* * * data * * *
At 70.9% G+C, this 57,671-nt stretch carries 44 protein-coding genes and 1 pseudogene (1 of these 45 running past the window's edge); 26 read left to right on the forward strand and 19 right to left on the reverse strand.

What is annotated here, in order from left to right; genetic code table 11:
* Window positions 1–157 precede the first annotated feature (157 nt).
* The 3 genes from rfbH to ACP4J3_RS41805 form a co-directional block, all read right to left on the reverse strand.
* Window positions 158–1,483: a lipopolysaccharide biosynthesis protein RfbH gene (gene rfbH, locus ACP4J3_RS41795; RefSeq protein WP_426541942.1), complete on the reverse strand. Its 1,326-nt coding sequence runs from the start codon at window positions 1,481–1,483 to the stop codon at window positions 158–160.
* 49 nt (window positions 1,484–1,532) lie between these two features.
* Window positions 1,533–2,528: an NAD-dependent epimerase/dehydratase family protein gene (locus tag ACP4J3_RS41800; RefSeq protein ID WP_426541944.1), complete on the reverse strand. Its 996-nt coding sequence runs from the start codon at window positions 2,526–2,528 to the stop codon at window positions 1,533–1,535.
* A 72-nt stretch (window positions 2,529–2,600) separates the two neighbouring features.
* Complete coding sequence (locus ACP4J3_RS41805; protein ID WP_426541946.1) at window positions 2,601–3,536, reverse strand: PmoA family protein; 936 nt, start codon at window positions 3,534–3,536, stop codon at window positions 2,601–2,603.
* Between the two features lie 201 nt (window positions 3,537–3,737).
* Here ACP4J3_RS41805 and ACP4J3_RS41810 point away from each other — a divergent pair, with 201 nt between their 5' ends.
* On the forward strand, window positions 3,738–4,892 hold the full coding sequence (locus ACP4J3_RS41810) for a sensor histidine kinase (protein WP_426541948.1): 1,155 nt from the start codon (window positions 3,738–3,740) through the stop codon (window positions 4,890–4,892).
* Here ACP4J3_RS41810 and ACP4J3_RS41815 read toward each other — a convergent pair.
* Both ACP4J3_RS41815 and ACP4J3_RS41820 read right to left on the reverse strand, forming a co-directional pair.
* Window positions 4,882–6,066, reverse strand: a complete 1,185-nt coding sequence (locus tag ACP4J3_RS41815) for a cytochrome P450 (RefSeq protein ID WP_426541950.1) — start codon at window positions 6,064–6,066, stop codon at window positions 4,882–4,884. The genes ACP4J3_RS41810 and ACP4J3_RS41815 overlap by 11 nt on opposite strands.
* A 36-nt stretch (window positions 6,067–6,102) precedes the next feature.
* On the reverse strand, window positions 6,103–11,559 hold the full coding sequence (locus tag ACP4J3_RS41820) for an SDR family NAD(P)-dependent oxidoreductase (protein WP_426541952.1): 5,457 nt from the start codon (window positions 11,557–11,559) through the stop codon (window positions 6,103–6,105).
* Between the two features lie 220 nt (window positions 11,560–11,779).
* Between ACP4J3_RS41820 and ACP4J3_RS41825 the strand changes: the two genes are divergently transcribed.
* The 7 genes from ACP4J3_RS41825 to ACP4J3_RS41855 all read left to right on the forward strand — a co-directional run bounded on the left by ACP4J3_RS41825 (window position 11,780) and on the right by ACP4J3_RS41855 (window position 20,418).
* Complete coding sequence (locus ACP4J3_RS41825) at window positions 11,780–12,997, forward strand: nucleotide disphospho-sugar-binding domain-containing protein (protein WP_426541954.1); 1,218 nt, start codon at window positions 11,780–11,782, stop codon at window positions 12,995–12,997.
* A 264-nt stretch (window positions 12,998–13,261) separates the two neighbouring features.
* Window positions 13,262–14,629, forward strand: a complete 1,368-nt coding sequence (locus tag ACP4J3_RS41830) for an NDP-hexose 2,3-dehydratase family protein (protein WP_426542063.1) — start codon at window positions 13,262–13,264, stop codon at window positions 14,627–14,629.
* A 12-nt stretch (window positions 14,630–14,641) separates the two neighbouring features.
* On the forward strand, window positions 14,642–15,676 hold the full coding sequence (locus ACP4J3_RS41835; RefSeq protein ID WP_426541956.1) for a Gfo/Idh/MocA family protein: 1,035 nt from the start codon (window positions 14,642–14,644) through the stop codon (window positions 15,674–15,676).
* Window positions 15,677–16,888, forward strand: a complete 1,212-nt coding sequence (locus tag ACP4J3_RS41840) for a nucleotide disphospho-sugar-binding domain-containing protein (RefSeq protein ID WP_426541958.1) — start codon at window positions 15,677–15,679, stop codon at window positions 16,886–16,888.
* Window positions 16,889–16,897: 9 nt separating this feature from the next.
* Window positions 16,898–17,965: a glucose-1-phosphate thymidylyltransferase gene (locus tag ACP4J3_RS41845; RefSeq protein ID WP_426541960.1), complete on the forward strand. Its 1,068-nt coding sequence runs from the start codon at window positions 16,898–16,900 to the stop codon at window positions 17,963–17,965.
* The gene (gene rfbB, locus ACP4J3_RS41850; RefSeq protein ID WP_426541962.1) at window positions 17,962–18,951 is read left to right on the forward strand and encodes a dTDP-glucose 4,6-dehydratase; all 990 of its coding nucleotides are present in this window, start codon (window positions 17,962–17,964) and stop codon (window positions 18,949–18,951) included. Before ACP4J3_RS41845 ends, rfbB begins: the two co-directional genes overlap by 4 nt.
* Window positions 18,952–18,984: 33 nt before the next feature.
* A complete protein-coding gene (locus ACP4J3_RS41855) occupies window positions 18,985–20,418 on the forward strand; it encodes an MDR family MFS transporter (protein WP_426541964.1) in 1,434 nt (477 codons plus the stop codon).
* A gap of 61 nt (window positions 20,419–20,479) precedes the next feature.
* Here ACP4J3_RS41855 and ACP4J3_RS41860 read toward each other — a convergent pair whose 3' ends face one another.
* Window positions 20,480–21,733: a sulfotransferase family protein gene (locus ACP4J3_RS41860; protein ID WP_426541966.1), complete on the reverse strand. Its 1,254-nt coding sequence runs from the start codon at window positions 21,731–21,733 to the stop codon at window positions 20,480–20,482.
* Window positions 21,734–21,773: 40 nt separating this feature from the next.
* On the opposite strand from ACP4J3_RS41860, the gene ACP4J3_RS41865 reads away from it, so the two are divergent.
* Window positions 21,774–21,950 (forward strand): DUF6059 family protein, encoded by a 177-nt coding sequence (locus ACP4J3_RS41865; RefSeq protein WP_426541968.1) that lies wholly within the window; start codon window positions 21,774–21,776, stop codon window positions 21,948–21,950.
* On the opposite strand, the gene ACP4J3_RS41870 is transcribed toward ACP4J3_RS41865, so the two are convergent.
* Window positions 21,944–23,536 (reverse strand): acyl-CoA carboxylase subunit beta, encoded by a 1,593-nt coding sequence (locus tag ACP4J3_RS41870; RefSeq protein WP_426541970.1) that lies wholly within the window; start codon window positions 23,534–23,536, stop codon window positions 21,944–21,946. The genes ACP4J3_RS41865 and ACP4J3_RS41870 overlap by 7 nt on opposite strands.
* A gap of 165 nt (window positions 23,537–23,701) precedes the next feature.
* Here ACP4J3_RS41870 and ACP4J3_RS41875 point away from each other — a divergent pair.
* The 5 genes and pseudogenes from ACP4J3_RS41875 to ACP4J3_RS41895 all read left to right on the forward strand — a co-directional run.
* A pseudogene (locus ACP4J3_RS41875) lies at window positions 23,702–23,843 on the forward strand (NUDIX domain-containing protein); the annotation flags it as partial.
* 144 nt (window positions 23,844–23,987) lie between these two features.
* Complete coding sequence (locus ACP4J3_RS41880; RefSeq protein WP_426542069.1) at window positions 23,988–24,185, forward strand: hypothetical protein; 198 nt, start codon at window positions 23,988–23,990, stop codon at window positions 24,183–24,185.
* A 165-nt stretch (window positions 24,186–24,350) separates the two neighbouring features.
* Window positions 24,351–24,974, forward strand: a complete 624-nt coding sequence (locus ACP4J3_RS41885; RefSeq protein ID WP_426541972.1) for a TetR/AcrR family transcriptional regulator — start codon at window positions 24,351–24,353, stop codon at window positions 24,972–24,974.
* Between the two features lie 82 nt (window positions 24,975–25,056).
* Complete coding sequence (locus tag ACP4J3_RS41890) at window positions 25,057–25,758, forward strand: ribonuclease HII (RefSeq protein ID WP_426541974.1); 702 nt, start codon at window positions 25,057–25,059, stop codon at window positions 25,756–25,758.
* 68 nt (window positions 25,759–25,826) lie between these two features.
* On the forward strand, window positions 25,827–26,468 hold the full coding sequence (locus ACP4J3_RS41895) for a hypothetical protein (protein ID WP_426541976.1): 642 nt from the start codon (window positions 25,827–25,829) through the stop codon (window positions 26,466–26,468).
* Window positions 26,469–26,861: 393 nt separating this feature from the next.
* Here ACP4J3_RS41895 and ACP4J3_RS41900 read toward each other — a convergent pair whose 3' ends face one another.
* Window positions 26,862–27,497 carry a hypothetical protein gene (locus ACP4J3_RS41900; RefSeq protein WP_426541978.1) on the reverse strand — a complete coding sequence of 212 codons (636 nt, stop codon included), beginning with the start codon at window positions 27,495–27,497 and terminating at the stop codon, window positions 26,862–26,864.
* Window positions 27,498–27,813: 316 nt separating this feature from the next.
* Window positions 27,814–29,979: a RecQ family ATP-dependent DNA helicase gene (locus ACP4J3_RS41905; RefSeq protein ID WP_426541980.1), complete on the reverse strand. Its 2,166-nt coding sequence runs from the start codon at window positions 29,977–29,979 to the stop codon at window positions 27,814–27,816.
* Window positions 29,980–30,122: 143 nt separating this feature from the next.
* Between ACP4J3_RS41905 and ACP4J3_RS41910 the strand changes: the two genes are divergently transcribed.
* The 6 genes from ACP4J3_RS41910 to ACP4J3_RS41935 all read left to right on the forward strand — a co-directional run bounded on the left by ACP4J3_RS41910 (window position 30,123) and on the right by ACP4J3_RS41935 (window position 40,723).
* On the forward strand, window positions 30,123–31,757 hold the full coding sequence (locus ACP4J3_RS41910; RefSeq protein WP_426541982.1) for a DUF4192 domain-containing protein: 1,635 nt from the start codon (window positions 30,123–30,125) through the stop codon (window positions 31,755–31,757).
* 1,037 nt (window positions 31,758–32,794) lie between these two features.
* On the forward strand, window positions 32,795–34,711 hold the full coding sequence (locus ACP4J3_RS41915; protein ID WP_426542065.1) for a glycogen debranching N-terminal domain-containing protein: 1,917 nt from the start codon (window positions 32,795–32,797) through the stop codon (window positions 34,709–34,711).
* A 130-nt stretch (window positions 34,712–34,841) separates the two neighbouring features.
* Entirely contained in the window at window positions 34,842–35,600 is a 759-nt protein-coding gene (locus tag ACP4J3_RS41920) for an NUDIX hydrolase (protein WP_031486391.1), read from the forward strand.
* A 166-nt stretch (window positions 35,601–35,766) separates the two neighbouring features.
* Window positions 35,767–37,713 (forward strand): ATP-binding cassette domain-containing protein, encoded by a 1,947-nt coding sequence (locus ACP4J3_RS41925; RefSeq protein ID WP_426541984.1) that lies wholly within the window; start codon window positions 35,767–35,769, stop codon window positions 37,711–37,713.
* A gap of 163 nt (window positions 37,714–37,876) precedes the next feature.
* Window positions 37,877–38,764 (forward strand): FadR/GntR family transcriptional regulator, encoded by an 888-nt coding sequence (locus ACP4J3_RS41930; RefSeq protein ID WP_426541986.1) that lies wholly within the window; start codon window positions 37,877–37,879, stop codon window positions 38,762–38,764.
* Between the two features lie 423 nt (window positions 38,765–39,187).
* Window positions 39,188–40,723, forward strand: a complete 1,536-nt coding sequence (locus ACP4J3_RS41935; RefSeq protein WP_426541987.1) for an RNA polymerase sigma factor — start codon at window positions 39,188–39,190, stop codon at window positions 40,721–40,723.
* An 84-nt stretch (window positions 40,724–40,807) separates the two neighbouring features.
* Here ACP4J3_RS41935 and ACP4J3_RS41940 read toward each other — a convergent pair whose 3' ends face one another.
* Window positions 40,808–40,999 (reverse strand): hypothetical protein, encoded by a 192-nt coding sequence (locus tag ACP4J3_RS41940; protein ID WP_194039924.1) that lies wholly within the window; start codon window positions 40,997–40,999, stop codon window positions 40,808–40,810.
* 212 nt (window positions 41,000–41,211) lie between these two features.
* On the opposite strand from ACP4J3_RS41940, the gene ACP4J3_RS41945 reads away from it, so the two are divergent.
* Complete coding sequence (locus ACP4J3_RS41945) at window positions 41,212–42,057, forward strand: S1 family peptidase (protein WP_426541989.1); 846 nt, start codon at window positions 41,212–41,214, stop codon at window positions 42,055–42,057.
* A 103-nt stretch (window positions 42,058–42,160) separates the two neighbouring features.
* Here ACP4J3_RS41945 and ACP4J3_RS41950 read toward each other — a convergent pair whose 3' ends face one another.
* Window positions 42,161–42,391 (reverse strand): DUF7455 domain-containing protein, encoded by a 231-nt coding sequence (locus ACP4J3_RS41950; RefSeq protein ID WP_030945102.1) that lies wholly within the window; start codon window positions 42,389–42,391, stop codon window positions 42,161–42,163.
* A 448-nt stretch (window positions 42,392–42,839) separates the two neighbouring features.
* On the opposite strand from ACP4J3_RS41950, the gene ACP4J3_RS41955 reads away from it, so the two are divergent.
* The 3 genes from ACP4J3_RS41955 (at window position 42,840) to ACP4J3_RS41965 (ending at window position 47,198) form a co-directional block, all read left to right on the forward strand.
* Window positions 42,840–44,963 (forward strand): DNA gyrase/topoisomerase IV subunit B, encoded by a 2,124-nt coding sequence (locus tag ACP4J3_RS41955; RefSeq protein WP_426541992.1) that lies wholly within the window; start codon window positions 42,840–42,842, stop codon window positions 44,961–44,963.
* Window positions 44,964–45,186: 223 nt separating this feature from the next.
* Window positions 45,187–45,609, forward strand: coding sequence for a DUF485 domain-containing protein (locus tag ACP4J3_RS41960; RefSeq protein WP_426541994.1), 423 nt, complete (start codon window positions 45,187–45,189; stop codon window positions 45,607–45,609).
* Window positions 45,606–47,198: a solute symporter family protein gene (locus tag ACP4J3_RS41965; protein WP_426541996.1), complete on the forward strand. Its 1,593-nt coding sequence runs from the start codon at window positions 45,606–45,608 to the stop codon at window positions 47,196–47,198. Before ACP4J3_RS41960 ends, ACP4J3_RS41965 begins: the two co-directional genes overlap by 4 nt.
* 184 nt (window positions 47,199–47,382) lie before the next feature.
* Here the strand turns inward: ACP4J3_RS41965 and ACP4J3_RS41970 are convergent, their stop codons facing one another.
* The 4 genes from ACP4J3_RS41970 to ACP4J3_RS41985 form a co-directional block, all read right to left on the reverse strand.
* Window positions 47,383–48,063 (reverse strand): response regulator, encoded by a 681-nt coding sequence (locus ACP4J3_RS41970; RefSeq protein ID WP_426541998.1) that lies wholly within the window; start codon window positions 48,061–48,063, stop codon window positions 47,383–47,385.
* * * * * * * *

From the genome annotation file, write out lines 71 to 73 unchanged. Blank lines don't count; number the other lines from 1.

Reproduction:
* An 84-nt stretch (window positions 40,724–40,807) separates the two neighbouring features.
* Here ACP4J3_RS41935 and ACP4J3_RS41940 read toward each other — a convergent pair whose 3' ends face one another.
* Window positions 40,808–40,999 (reverse strand): hypothetical protein, encoded by a 192-nt coding sequence (locus tag ACP4J3_RS41940; protein ID WP_194039924.1) that lies wholly within the window; start codon window positions 40,997–40,999, stop codon window positions 40,808–40,810.